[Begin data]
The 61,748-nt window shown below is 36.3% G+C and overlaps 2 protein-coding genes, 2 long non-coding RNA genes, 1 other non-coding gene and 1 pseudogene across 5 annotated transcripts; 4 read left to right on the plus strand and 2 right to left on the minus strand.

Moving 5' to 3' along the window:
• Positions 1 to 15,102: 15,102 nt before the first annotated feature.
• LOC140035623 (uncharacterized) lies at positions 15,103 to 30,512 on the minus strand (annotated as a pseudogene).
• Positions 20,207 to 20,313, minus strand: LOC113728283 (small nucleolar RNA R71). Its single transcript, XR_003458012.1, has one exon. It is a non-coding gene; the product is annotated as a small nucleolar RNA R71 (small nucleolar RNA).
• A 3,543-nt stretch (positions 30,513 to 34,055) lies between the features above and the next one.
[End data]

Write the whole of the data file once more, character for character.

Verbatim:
The 61,748-nt window shown below is 36.3% G+C and overlaps 2 protein-coding genes, 2 long non-coding RNA genes, 1 other non-coding gene and 1 pseudogene across 5 annotated transcripts; 4 read left to right on the plus strand and 2 right to left on the minus strand.

Moving 5' to 3' along the window:
• Positions 1 to 15,102: 15,102 nt before the first annotated feature.
• LOC140035623 (uncharacterized) lies at positions 15,103 to 30,512 on the minus strand (annotated as a pseudogene).
• Positions 20,207 to 20,313, minus strand: LOC113728283 (small nucleolar RNA R71). Its single transcript, XR_003458012.1, has one exon. It is a non-coding gene; the product is annotated as a small nucleolar RNA R71 (small nucleolar RNA).
• A 3,543-nt stretch (positions 30,513 to 34,055) lies between the features above and the next one.